Monday, March 16, 2020

Taking a Break from the Coronavirus

COVID-19 has been on my mind a lot this past week especially.

Not only am I one of those borderline high risk people (almost sixty, I have asthma, and my insurance just refused to pay for my medicine - but no worries, I paid full price and will continue to take it), I work for a daily publication where updating the community about the pandemic feel near-constant.

Top that with some family emergencies, and it's been an interesting two weeks.

So Saturday, I stopped most of life and "hunkered down" with one of the two novels I've been first drafting and found I'd made some real genuine process.

Last weekend, I'd experienced a slight return of the muse, but not until I re-read last week's work (apparently manuscript distancing slows the spread of the infection "author self-doubt") did I fully realize the progress I'd made.

Part of that is due to a new method of approaching this particular novel (The Phoenix, the first in the Limbo trilogy, yes, part of the BryonySeries).

For my first novel (Bryony), I wrote scenes as they came to me and used them to help structure the novel. It was fun seeing them come together, too. I call this the "Golden Spike" approach.

For the rest of my novels, I used outlines for the book and each chapter. In most cases, I had the first and last sentences of the books and chapters written before I "painted by number with words," working in order of each chapter in a linear progression.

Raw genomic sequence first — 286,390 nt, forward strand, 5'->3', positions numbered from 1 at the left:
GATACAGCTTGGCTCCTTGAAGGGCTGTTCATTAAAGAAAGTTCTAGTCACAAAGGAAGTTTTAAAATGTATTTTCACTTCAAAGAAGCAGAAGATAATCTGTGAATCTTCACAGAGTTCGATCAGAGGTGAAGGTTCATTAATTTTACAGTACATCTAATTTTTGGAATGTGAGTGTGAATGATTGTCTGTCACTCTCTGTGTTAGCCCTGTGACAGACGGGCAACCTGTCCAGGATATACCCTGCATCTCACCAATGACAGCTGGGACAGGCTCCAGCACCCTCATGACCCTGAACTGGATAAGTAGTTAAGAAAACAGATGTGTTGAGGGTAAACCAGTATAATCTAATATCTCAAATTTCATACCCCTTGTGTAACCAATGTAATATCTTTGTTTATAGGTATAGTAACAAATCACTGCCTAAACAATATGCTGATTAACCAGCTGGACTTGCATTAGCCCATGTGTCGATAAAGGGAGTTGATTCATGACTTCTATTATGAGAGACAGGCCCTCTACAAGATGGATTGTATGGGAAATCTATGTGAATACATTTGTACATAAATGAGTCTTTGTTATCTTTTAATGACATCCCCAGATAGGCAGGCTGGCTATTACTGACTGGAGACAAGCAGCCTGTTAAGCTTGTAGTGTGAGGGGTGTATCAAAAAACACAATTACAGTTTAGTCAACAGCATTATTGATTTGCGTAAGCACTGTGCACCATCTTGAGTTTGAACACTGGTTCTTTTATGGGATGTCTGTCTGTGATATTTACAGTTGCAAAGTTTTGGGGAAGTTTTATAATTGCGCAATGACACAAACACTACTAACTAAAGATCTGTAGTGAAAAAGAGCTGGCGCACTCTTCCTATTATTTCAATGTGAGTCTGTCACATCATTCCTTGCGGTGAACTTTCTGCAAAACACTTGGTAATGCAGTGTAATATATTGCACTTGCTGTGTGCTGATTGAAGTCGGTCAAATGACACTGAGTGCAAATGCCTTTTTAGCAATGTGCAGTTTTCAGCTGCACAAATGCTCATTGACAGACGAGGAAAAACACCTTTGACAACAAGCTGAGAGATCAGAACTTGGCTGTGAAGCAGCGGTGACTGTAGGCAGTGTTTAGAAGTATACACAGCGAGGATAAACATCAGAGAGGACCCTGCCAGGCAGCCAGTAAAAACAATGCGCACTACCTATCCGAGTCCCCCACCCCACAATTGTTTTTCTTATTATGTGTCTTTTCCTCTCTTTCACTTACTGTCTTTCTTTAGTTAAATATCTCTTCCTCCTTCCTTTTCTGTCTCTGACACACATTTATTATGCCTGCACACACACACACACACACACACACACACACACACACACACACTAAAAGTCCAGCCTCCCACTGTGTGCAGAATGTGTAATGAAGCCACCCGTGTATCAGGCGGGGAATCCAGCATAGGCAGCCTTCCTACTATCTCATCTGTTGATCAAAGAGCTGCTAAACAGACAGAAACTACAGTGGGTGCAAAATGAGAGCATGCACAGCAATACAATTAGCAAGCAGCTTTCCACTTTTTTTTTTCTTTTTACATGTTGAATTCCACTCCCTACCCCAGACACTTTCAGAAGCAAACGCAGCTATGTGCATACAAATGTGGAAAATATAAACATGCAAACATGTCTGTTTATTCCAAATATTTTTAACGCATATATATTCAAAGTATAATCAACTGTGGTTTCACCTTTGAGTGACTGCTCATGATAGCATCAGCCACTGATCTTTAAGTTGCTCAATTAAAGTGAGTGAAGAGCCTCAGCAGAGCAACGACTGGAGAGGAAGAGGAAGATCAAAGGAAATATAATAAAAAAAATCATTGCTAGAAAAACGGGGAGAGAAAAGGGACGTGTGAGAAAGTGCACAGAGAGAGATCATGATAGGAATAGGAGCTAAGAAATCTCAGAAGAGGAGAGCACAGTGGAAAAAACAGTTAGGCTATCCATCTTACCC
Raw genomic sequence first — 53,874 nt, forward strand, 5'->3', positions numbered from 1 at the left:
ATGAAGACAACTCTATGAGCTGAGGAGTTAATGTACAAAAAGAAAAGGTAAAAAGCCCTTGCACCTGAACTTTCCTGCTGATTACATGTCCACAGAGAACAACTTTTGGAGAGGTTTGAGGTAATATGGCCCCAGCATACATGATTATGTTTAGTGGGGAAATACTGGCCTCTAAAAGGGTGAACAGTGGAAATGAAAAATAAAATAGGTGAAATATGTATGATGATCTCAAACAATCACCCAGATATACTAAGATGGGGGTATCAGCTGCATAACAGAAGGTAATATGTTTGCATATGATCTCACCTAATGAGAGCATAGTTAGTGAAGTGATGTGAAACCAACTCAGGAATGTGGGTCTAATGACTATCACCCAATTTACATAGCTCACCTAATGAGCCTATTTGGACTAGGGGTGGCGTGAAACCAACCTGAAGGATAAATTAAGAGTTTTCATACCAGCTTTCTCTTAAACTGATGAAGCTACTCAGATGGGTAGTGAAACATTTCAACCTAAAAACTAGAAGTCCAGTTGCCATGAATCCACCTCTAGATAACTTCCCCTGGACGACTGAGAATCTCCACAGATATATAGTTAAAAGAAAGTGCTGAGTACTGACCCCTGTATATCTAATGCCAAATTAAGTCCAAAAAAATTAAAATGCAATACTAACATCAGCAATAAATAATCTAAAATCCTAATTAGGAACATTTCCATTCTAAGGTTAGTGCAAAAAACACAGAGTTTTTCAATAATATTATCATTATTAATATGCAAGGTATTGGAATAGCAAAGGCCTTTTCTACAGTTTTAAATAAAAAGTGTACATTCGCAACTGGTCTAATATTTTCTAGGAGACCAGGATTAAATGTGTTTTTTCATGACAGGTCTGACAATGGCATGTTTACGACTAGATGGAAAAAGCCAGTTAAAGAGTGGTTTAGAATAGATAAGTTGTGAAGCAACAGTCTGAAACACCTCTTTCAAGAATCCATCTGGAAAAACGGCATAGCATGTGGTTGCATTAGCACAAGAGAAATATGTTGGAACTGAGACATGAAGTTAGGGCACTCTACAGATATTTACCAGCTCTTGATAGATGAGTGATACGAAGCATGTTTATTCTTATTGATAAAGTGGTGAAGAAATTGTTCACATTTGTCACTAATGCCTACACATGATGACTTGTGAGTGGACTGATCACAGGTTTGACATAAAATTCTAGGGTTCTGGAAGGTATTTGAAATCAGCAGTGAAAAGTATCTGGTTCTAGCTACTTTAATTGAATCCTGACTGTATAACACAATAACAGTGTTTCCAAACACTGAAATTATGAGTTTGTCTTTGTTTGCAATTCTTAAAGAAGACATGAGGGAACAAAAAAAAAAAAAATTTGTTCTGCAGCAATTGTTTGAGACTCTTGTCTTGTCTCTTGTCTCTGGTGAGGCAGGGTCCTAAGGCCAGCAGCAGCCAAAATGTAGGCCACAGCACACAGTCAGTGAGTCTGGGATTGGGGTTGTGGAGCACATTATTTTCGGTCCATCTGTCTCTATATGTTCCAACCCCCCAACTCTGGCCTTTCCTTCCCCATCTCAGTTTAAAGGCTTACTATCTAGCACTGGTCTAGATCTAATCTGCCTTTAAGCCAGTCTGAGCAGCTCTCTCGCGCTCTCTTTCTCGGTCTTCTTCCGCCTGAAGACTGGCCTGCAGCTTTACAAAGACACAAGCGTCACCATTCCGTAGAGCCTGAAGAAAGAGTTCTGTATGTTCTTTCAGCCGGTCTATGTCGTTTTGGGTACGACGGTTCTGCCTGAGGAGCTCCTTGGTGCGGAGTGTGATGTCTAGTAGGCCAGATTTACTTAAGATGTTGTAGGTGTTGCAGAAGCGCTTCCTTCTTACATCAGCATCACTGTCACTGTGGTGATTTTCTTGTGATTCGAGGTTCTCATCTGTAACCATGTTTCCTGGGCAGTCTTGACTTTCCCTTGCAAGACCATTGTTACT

Neither approach was working with The Phoenix.

Over Christmas break, I did outline the novel and each chapter. 

I do have the first and last sentences written.

But I remained disconnected with the characters and overall story line. I started, and then abandoned, character questionnaires because they weren't helping.

So last weekend, I reread through everything and added a little to each chapter. That helped.

I didn't know how much it helped until I re-read everything this past weekend.

So this weekend, I did the same. I added to each chapter in both linear and non-linear ways.

I call this "macro to micro writing."

And I will continue in this fashion until this half of the novel is done.

Not sure if that will work with the other half (the novel is two parallel story lines).

But I will cross that time zone when I reach it.

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